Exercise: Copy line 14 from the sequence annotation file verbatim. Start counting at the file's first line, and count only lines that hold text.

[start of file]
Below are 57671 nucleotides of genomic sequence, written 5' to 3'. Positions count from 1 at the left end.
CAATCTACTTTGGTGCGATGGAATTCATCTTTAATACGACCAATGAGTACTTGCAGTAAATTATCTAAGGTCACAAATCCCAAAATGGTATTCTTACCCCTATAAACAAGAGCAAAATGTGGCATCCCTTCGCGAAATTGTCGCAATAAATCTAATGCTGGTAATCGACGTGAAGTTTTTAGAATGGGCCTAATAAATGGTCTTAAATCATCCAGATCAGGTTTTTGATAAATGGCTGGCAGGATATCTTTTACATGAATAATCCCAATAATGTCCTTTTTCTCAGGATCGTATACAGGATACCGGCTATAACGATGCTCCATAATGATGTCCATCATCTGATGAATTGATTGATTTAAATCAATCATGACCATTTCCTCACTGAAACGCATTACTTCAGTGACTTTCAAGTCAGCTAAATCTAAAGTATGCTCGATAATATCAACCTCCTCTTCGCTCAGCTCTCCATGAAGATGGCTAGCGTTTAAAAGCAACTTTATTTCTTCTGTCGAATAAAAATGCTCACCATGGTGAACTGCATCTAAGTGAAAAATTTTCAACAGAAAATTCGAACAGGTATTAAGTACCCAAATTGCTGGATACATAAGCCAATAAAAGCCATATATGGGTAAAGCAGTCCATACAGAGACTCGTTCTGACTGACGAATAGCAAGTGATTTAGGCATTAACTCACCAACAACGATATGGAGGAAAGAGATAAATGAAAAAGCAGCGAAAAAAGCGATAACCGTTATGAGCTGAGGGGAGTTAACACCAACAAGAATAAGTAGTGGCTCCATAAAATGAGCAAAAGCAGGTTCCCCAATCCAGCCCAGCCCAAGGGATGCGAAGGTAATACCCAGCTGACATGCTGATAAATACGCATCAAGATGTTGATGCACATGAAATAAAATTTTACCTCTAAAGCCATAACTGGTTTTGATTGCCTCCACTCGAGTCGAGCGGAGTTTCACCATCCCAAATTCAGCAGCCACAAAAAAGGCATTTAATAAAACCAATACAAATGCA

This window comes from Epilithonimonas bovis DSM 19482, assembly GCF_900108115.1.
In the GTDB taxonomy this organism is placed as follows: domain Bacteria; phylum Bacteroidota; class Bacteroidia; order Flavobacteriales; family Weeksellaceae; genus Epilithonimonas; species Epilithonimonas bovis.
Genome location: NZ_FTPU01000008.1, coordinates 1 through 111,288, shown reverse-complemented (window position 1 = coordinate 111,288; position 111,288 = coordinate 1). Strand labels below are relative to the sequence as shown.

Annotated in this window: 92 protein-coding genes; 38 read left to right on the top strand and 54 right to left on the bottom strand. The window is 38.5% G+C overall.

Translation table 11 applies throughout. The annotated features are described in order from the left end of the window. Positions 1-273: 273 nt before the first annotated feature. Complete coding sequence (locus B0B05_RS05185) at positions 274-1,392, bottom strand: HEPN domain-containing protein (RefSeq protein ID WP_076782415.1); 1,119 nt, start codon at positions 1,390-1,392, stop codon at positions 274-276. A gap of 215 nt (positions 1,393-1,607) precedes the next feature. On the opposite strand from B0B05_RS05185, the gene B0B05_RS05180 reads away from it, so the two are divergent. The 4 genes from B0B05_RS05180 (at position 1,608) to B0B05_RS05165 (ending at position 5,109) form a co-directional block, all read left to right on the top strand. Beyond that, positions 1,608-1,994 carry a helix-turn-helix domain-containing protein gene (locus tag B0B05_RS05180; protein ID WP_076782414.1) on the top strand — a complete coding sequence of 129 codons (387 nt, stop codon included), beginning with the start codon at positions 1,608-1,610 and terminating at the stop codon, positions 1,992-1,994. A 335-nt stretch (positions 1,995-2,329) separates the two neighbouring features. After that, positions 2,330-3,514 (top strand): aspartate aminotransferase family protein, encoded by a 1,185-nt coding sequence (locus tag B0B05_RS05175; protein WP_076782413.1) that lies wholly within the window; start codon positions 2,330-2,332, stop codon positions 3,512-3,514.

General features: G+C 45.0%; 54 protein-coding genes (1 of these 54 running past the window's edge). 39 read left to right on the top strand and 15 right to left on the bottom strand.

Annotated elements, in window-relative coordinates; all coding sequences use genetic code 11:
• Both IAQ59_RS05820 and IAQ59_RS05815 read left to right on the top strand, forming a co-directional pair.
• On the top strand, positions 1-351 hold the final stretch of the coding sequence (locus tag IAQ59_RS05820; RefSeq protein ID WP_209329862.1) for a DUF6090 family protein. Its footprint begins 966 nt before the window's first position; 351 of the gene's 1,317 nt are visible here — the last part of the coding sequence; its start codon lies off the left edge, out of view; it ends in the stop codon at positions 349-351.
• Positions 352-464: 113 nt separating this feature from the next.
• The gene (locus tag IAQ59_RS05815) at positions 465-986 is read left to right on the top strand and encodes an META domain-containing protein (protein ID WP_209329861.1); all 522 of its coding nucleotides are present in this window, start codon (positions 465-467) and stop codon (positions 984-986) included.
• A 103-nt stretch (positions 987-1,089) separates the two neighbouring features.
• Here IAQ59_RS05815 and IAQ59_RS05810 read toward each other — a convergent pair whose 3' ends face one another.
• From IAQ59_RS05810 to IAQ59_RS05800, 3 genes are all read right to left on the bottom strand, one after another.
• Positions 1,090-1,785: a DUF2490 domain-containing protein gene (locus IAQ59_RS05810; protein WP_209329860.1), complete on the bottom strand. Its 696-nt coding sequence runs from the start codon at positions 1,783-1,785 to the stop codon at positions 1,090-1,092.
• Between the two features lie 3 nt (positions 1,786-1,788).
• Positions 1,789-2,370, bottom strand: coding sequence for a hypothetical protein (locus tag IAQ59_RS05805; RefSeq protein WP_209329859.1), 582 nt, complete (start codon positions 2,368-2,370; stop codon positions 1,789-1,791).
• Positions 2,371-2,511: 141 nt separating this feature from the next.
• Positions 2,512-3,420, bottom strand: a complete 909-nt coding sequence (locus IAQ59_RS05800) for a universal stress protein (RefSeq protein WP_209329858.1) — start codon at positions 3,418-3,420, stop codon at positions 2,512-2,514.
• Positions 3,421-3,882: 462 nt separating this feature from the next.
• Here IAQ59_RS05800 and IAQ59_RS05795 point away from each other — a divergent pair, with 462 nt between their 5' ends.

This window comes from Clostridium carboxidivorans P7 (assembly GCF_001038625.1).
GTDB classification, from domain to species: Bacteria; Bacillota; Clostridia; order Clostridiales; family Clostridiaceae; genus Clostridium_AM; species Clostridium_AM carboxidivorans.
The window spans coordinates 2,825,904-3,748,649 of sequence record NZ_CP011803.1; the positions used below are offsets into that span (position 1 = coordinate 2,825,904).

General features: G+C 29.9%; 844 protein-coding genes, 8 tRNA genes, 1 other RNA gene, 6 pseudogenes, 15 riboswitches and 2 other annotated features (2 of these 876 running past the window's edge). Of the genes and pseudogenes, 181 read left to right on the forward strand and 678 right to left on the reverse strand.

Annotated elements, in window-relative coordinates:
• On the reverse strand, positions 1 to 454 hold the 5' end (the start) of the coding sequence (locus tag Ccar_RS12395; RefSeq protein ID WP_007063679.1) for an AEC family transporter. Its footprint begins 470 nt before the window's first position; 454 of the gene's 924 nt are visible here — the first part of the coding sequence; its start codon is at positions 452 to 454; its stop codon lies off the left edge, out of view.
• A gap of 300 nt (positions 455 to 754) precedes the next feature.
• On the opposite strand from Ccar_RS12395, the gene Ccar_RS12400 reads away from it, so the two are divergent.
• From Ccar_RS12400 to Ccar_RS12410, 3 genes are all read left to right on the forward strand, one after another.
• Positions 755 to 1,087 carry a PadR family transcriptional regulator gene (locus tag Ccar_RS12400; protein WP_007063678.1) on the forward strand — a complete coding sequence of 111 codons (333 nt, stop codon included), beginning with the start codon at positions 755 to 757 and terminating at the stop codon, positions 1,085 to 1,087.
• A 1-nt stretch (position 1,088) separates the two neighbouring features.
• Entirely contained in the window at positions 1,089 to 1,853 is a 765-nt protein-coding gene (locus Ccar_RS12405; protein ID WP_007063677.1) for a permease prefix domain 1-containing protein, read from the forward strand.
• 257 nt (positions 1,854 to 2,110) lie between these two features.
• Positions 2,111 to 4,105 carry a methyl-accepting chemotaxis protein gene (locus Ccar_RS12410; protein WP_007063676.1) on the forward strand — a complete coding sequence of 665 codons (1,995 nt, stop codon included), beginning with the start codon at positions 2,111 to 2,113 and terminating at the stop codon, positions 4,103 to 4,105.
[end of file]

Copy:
• A 103-nt stretch (positions 987-1,089) separates the two neighbouring features.